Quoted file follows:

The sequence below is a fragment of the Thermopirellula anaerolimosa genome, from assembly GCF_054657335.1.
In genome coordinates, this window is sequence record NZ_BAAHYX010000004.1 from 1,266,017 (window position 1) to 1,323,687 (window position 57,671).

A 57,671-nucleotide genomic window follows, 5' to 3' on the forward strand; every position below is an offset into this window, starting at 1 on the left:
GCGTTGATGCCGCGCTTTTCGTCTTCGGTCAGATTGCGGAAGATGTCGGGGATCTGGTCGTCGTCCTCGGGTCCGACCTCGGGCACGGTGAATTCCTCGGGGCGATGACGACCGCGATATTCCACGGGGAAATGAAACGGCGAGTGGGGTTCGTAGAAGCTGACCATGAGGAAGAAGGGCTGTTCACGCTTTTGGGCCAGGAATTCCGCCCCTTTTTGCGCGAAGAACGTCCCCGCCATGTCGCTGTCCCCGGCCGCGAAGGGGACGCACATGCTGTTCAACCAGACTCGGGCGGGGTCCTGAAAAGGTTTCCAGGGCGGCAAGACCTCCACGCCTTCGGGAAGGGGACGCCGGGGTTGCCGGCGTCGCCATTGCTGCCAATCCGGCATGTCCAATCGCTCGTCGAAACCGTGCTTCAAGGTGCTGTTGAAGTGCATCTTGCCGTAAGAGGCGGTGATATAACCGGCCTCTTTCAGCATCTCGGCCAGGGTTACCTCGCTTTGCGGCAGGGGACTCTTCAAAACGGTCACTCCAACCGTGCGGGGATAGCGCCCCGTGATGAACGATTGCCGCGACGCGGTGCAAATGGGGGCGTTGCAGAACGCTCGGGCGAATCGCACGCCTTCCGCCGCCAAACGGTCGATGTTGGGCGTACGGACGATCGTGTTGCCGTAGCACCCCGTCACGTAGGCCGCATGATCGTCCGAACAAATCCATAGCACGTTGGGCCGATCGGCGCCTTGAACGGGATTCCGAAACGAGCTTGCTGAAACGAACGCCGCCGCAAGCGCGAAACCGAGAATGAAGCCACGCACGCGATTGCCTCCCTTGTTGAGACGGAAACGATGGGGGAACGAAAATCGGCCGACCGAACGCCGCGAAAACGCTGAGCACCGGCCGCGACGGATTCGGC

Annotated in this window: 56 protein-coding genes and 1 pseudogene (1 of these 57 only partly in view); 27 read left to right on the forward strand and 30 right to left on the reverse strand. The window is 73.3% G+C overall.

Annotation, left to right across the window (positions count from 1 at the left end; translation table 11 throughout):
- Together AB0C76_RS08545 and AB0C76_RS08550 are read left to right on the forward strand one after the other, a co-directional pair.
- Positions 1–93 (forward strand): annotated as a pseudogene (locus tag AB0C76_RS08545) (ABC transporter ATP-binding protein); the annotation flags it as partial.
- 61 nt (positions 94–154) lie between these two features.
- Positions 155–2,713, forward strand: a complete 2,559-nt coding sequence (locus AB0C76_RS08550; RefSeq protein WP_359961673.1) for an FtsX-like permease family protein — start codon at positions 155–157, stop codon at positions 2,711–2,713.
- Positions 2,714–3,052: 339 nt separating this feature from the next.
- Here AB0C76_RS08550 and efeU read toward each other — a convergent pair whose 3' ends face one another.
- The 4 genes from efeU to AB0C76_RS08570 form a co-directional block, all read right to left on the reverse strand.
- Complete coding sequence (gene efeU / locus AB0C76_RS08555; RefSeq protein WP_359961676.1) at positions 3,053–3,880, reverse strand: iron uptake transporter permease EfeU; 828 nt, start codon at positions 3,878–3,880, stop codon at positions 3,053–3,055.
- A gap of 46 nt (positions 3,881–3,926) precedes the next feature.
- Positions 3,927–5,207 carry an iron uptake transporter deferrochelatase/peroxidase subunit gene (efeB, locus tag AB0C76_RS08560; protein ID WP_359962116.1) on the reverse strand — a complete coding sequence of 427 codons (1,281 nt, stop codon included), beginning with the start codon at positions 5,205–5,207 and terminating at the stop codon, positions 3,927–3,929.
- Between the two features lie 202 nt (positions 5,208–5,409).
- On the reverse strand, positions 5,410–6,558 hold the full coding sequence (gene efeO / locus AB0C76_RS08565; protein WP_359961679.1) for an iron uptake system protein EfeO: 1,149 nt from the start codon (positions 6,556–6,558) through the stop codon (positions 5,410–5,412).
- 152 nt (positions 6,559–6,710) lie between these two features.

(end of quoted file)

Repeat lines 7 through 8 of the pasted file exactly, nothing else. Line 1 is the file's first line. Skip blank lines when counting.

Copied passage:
- Together AB0C76_RS08545 and AB0C76_RS08550 are read left to right on the forward strand one after the other, a co-directional pair.
- Positions 1–93 (forward strand): annotated as a pseudogene (locus tag AB0C76_RS08545) (ABC transporter ATP-binding protein); the annotation flags it as partial.